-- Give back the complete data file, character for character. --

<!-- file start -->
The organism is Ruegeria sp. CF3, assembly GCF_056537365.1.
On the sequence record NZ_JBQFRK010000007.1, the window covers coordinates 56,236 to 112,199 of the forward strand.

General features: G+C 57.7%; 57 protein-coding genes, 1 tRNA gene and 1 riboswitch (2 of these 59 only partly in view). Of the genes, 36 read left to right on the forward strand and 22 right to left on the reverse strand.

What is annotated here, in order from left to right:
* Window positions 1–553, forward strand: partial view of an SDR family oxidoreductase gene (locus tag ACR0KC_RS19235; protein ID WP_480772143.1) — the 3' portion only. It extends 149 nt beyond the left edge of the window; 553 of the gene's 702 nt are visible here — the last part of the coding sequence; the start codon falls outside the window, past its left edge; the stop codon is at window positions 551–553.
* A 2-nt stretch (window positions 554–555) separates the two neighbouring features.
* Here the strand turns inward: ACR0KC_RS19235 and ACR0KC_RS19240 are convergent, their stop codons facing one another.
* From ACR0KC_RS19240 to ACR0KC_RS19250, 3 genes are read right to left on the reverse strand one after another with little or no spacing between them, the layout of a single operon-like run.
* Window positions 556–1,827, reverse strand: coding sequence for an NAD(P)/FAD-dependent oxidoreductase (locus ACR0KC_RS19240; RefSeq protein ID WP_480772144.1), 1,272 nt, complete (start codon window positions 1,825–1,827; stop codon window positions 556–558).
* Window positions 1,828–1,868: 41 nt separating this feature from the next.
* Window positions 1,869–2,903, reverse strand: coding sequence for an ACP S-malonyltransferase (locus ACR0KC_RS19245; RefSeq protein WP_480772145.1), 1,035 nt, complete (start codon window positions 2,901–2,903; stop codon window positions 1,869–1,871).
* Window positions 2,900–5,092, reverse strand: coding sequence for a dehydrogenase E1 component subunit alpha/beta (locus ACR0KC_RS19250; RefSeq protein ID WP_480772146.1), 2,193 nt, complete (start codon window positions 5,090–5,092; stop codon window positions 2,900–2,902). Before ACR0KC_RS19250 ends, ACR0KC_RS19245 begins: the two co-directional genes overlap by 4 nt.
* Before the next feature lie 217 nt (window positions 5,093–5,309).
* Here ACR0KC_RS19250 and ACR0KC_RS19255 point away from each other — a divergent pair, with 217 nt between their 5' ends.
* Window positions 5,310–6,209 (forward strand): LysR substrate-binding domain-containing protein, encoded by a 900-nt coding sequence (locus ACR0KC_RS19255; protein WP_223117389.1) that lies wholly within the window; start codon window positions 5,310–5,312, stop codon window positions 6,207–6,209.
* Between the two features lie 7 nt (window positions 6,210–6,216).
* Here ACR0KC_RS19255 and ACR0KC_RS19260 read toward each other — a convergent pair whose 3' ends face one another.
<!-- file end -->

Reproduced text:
The organism is Ruegeria sp. CF3, assembly GCF_056537365.1.
On the sequence record NZ_JBQFRK010000007.1, the window covers coordinates 56,236 to 112,199 of the forward strand.

General features: G+C 57.7%; 57 protein-coding genes, 1 tRNA gene and 1 riboswitch (2 of these 59 only partly in view). Of the genes, 36 read left to right on the forward strand and 22 right to left on the reverse strand.

What is annotated here, in order from left to right:
* Window positions 1–553, forward strand: partial view of an SDR family oxidoreductase gene (locus tag ACR0KC_RS19235; protein ID WP_480772143.1) — the 3' portion only. It extends 149 nt beyond the left edge of the window; 553 of the gene's 702 nt are visible here — the last part of the coding sequence; the start codon falls outside the window, past its left edge; the stop codon is at window positions 551–553.
* A 2-nt stretch (window positions 554–555) separates the two neighbouring features.
* Here the strand turns inward: ACR0KC_RS19235 and ACR0KC_RS19240 are convergent, their stop codons facing one another.
* From ACR0KC_RS19240 to ACR0KC_RS19250, 3 genes are read right to left on the reverse strand one after another with little or no spacing between them, the layout of a single operon-like run.
* Window positions 556–1,827, reverse strand: coding sequence for an NAD(P)/FAD-dependent oxidoreductase (locus ACR0KC_RS19240; RefSeq protein ID WP_480772144.1), 1,272 nt, complete (start codon window positions 1,825–1,827; stop codon window positions 556–558).
* Window positions 1,828–1,868: 41 nt separating this feature from the next.
* Window positions 1,869–2,903, reverse strand: coding sequence for an ACP S-malonyltransferase (locus ACR0KC_RS19245; RefSeq protein WP_480772145.1), 1,035 nt, complete (start codon window positions 2,901–2,903; stop codon window positions 1,869–1,871).
* Window positions 2,900–5,092, reverse strand: coding sequence for a dehydrogenase E1 component subunit alpha/beta (locus ACR0KC_RS19250; RefSeq protein ID WP_480772146.1), 2,193 nt, complete (start codon window positions 5,090–5,092; stop codon window positions 2,900–2,902). Before ACR0KC_RS19250 ends, ACR0KC_RS19245 begins: the two co-directional genes overlap by 4 nt.
* Before the next feature lie 217 nt (window positions 5,093–5,309).
* Here ACR0KC_RS19250 and ACR0KC_RS19255 point away from each other — a divergent pair, with 217 nt between their 5' ends.
* Window positions 5,310–6,209 (forward strand): LysR substrate-binding domain-containing protein, encoded by a 900-nt coding sequence (locus ACR0KC_RS19255; protein WP_223117389.1) that lies wholly within the window; start codon window positions 5,310–5,312, stop codon window positions 6,207–6,209.
* Between the two features lie 7 nt (window positions 6,210–6,216).
* Here ACR0KC_RS19255 and ACR0KC_RS19260 read toward each other — a convergent pair whose 3' ends face one another.